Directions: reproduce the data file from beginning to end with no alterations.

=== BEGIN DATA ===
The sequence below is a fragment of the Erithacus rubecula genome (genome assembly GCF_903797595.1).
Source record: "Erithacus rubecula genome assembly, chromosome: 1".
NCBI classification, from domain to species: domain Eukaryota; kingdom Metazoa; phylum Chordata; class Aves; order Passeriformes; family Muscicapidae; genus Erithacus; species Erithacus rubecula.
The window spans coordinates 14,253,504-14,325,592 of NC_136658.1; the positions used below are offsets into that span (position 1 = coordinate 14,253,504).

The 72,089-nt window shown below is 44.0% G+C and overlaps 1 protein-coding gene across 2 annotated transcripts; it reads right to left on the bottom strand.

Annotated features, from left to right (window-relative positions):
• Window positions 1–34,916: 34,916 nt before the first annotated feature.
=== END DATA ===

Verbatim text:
The sequence below is a fragment of the Erithacus rubecula genome (genome assembly GCF_903797595.1).
Source record: "Erithacus rubecula genome assembly, chromosome: 1".
NCBI classification, from domain to species: domain Eukaryota; kingdom Metazoa; phylum Chordata; class Aves; order Passeriformes; family Muscicapidae; genus Erithacus; species Erithacus rubecula.
The window spans coordinates 14,253,504-14,325,592 of NC_136658.1; the positions used below are offsets into that span (position 1 = coordinate 14,253,504).

The 72,089-nt window shown below is 44.0% G+C and overlaps 1 protein-coding gene across 2 annotated transcripts; it reads right to left on the bottom strand.

Annotated features, from left to right (window-relative positions):
• Window positions 1–34,916: 34,916 nt before the first annotated feature.